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I'm used to grep | uniq -c | sort -rn things, but this case is a little bit more complicate. If you copy a whatsapp web chat you'll get something like

[3:14 pm, 25/09/2020] James Smith: Hello!
[6:42 pm, 25/09/2020] John Doe: hi
[6:43 pm, 25/09/2020] James Smith: I was wondering..
if blah blah
and also blah
[6:45 pm, 25/09/2020] James Smith: blah blah blah blah...

I'm trying to get some statistical info about each person on the conversation, starting for just the char count (wc -c).

 74  James Smith
  2  John Doe

How can that be done? I.e., text count for each participant on chat. In the above example Smith contribute with 74 chars and Doe with 2.

To test I copy several lines of a WhatsApp Web chat that meets the hypotheses. To easily paste them to a file: xsel -b > filet_to_test.txt.

Valid assumptions:

  • Messages could have newlines.
  • Couldn't contain strings like [6:45 pm, 25/09/2020] at beginning of a 2nd+ line.
  • New message/record will start with something of the form [6:45 pm, 25/09/2020] , probably ^\[\d{1,2}:\d{2}\s[ap]m,\s\d{2}/\d{2}/\d{4}\]\s.
  • After the timestamp the usernames doesn't contain colons.

Would be more desirable a solution that could be extendable (maybe usingmiller), to for e.g. get the char/word count between range or for each day/hour of the week.

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  • @Quasímodo Thanks for the feedback. I edit my question to make more clear what I'm trying to achieve. BTW I wonder why the straightforward downvote.
    – Pablo A
    Sep 30, 2020 at 20:57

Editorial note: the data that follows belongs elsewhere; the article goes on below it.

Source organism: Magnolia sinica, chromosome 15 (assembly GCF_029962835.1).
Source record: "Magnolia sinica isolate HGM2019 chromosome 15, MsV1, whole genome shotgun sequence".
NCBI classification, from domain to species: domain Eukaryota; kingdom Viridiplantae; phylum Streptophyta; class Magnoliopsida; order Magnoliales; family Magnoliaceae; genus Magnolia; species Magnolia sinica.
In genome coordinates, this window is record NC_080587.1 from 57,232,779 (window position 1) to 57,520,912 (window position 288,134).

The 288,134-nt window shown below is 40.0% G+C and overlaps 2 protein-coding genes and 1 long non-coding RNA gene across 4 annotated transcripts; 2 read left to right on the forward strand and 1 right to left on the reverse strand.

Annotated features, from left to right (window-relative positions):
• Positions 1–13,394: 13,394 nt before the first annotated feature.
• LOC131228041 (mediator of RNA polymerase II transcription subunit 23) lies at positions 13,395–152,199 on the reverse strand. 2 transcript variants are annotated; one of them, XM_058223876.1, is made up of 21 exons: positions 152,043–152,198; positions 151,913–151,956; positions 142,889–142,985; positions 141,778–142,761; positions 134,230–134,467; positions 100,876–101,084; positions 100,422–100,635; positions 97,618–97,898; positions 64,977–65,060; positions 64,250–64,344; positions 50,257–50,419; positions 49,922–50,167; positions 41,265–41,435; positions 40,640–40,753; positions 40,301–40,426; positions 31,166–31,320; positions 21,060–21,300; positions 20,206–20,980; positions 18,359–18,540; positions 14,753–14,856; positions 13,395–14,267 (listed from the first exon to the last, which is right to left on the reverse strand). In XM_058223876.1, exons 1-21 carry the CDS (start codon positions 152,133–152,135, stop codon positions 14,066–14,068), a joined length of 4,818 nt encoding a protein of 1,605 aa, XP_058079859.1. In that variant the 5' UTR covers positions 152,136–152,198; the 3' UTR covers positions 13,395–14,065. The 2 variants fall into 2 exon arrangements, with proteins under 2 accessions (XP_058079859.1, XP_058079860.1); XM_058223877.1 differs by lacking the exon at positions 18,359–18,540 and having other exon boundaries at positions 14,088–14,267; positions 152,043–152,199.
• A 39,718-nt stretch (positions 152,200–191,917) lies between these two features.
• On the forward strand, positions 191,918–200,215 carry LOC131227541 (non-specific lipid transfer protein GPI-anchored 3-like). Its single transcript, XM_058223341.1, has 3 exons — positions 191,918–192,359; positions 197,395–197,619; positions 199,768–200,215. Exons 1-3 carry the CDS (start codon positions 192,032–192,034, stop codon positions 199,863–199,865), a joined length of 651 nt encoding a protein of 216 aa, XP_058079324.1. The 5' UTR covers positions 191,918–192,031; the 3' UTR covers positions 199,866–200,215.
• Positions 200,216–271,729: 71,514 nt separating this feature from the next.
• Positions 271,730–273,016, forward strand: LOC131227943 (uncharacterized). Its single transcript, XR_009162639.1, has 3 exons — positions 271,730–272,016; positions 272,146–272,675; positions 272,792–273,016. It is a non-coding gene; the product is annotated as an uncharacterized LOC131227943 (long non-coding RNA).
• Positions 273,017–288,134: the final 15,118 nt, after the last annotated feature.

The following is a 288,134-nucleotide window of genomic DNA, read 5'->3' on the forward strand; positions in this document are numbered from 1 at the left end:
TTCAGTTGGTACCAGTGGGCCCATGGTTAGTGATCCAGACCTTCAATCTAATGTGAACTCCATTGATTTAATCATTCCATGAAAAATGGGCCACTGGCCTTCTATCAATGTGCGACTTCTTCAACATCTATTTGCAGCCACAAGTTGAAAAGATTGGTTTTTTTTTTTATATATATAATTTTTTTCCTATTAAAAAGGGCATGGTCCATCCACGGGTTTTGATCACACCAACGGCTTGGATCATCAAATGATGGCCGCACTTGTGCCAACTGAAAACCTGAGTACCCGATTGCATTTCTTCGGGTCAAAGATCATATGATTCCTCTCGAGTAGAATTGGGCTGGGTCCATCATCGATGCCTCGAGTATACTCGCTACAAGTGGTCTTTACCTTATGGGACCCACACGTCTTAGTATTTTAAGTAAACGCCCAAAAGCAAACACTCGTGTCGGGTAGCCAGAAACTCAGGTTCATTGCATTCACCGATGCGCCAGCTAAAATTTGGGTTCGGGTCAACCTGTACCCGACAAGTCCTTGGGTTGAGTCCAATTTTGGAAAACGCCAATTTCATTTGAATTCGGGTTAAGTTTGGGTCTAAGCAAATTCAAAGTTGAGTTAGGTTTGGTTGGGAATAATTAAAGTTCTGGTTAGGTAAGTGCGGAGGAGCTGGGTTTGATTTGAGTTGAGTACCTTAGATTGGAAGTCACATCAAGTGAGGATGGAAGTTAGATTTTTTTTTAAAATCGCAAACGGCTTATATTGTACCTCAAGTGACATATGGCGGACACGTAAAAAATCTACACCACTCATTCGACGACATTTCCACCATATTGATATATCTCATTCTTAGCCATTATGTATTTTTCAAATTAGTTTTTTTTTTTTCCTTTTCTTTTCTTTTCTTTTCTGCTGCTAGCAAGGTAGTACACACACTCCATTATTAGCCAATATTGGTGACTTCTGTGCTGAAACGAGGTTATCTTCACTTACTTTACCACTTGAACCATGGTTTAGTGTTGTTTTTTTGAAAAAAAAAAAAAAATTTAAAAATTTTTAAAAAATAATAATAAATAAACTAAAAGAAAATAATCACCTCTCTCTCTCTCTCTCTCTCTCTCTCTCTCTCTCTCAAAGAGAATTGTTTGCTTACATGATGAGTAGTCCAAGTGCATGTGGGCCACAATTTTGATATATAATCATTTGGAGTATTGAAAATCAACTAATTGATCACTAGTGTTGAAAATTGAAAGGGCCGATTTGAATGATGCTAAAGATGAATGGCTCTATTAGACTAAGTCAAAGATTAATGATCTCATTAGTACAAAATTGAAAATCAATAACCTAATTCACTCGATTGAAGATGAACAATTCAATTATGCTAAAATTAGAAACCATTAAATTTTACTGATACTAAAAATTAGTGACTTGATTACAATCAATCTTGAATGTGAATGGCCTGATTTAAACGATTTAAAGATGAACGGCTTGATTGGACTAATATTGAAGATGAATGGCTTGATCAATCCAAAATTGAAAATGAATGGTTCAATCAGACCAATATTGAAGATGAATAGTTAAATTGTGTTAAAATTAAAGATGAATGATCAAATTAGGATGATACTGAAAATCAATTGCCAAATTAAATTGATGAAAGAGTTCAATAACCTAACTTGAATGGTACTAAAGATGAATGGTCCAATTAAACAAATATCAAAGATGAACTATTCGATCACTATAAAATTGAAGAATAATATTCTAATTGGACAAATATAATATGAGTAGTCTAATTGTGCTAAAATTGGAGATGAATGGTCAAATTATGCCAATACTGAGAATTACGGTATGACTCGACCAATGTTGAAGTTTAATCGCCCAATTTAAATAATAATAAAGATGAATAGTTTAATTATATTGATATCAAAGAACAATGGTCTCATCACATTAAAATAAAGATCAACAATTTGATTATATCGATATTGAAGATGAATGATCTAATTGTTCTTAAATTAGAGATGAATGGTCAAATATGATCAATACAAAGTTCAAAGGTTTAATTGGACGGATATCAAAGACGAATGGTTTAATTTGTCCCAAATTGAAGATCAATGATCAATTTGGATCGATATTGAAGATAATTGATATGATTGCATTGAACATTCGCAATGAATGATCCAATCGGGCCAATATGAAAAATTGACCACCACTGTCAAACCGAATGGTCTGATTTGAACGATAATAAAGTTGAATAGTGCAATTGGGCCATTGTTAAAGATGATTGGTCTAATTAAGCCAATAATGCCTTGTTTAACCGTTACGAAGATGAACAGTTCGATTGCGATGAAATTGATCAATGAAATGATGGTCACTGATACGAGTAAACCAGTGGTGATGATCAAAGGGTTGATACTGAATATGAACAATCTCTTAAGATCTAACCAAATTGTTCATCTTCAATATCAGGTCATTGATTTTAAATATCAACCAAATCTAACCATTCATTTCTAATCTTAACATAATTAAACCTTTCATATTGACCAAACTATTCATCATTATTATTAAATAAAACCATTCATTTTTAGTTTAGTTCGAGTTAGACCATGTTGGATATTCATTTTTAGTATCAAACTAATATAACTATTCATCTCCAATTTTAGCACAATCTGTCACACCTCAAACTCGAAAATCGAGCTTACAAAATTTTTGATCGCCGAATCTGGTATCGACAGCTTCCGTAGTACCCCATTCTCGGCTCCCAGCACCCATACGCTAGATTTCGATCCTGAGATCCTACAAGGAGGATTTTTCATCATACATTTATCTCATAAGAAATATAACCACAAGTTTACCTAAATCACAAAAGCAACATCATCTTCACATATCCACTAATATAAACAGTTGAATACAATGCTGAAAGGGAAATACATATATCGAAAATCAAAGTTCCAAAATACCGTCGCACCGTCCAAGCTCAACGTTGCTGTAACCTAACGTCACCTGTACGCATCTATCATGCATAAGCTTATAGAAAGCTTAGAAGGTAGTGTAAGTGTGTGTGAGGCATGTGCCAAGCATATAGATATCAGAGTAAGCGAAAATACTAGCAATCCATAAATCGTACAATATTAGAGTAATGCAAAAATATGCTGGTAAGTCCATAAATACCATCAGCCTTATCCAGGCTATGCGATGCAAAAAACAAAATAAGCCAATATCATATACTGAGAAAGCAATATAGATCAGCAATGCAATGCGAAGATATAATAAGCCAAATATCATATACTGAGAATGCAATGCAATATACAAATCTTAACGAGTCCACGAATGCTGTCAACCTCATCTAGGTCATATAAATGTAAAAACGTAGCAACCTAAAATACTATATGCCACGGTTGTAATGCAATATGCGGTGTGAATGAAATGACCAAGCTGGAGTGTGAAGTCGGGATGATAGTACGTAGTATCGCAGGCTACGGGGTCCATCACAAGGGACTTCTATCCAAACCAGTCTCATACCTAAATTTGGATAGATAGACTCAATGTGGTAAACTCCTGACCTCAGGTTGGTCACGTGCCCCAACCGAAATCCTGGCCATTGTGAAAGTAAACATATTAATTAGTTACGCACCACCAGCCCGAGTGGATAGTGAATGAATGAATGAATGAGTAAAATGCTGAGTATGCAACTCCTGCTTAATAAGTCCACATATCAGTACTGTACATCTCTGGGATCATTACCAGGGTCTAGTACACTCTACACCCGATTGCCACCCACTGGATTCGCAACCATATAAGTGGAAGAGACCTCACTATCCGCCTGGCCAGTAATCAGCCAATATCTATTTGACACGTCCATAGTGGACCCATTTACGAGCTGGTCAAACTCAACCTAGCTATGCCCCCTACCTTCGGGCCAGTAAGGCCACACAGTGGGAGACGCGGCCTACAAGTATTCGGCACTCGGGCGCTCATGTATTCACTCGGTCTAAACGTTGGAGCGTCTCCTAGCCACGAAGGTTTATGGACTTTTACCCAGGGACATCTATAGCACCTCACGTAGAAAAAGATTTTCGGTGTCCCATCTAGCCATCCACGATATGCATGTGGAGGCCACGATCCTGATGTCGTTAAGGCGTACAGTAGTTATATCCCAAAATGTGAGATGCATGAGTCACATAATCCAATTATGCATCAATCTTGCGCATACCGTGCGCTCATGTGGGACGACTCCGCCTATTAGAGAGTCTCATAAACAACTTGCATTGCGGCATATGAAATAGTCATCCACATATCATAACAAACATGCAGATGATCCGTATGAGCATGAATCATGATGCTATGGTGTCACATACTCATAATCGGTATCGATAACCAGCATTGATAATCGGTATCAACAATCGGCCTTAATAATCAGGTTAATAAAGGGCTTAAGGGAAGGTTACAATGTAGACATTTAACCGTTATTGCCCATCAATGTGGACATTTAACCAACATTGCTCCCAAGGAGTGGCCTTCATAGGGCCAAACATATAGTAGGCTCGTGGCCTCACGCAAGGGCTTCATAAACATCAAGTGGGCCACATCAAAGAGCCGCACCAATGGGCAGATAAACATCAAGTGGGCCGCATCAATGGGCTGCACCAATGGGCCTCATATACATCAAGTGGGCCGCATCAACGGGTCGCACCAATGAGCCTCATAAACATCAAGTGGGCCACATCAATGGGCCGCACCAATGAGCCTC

• @fra-san Well noted. I have assumed no newlines. In such case, even if someone sends a tag, there is no ambiguity. If there may be newlines, it is impossible to distinguish a new message.
    – Quasímodo
    Sep 30, 2020 at 21:27
  • "Couldn't contain strings like [6:45 pm, 25/09/2020]." > That is an artificial restriction. Surely any user can send a message with that. With this in mind, I don't think there is any possible general answer.
    – Quasímodo
    Sep 30, 2020 at 22:46
  • @Quasímodo I add that assumption to make the problem more simple, since is very unlikely. Any assumption is artificial. On the other hand, sending messages with newlines is pretty common. Maybe not in just one command but I'm sure is possible considering the added regex as the begginng of each record/message.
    – Pablo A
    Sep 30, 2020 at 22:52

2 Answers 2

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A similar approach as @dani-garcia. First civilise your file into a tab separated one:

cat file | 
  tr "\n" "\000" | 
  sed "s/\x0\[/\n/g" | 
  sed "1 s/\[//; s/\]/\t/1; s/:/\t/2; s/\x0/ /g" |
  sed -E "s/(^[^,]+), ([0-9]{1,2}).([0-9]{2}).([0-9]{4})/\4-\3-\2 \1/" 

2020-09-25 3:14 pm      James Smith     Hello!
2020-09-25 6:42 pm      John Doe        hi
2020-09-25 6:43 pm      James Smith     I was wondering.. if blah blah and also blah
2020-09-25 6:45 pm      James Smith     blah blah blah blah...

by translating all \newlines to null

cat file | tr "\n" "\000" |